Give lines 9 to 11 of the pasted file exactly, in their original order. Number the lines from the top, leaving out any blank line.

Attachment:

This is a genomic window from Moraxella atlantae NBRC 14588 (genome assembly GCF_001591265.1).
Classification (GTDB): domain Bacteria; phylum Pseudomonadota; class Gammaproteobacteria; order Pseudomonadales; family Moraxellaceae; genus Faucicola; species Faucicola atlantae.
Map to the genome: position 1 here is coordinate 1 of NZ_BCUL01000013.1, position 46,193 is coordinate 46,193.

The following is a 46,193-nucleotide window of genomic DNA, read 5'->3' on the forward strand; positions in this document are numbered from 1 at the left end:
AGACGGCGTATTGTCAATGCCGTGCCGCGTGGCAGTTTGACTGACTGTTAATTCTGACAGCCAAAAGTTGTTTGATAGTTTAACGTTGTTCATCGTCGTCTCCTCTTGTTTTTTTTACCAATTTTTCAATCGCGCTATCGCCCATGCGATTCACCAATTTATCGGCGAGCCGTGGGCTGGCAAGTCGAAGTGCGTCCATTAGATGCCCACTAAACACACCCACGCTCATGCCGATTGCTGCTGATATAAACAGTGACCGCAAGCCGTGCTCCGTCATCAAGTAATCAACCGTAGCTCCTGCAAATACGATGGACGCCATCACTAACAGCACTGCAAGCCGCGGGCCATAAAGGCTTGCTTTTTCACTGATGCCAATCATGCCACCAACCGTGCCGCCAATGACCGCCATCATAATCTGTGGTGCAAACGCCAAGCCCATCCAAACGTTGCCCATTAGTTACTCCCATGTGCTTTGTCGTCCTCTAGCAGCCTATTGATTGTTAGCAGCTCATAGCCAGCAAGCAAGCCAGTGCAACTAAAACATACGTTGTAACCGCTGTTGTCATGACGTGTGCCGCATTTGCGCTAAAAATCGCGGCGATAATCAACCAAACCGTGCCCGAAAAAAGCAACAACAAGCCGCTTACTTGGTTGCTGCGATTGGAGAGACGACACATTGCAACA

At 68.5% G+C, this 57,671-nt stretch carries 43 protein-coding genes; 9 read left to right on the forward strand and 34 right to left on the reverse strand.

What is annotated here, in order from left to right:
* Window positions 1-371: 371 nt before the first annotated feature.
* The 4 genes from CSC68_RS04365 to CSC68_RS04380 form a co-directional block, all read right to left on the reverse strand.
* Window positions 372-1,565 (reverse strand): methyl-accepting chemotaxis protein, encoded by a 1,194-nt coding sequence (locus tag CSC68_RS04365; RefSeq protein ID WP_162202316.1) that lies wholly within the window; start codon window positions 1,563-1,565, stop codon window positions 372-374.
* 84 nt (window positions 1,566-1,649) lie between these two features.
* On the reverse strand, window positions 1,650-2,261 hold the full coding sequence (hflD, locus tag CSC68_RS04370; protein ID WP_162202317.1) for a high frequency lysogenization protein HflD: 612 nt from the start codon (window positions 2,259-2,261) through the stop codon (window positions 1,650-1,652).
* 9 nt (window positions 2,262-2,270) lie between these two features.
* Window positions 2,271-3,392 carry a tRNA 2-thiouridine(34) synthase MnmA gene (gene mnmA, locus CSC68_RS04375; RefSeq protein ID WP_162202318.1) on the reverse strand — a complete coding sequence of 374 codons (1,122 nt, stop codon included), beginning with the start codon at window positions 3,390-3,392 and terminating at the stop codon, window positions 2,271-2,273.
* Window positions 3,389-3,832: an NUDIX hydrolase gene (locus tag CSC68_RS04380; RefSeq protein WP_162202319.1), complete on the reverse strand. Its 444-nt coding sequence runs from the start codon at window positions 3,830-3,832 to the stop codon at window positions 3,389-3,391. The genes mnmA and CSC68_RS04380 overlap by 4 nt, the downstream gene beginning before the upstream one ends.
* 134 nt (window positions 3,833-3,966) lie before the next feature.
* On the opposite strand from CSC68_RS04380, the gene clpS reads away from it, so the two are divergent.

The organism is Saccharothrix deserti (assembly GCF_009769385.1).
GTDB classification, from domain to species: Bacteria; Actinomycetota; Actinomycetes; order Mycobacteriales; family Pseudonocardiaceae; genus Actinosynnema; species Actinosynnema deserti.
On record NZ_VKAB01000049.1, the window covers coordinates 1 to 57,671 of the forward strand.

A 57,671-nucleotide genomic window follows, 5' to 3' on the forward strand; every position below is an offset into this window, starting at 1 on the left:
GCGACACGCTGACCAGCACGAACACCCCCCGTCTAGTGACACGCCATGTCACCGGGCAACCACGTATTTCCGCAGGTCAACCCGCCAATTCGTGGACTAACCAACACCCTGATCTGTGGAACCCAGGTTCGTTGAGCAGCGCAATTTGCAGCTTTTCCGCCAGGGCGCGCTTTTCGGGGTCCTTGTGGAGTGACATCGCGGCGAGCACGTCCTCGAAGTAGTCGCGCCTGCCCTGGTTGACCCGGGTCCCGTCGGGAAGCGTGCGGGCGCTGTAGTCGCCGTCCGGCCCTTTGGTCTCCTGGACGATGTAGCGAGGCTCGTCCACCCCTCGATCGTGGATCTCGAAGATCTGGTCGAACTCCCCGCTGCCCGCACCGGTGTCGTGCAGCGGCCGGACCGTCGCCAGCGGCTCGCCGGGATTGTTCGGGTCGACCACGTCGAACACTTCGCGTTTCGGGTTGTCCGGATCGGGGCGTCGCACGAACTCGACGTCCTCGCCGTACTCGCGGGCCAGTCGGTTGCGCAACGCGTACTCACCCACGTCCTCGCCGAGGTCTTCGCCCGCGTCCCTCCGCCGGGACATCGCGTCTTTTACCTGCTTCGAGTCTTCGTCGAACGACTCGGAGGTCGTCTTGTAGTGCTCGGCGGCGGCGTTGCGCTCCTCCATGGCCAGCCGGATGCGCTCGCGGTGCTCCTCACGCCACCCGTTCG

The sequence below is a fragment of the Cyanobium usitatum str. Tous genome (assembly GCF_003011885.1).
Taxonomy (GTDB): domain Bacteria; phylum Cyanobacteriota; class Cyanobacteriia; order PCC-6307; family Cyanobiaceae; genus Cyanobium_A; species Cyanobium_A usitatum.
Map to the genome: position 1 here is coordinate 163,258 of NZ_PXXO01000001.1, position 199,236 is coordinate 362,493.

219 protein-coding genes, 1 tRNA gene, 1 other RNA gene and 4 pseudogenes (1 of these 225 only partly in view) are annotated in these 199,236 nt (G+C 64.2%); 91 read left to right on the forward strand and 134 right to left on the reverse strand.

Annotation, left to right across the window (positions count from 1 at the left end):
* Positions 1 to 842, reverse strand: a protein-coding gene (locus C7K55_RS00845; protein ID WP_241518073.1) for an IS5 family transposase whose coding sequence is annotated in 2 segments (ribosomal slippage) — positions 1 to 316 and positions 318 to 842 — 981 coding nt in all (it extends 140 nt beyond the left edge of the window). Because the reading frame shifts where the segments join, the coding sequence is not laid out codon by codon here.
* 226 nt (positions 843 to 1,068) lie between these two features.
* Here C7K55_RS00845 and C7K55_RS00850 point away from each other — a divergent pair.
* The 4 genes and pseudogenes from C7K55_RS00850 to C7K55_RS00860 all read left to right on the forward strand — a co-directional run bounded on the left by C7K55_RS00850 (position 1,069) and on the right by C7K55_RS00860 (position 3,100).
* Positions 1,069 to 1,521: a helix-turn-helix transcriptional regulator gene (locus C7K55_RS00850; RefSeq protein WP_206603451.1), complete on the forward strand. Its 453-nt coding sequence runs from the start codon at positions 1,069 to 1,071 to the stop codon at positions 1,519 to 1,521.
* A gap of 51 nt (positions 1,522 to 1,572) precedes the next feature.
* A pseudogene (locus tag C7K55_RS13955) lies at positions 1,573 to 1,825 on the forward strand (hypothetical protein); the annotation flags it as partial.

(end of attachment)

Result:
* The 4 genes from CSC68_RS04365 to CSC68_RS04380 form a co-directional block, all read right to left on the reverse strand.
* Window positions 372-1,565 (reverse strand): methyl-accepting chemotaxis protein, encoded by a 1,194-nt coding sequence (locus tag CSC68_RS04365; RefSeq protein ID WP_162202316.1) that lies wholly within the window; start codon window positions 1,563-1,565, stop codon window positions 372-374.
* 84 nt (window positions 1,566-1,649) lie between these two features.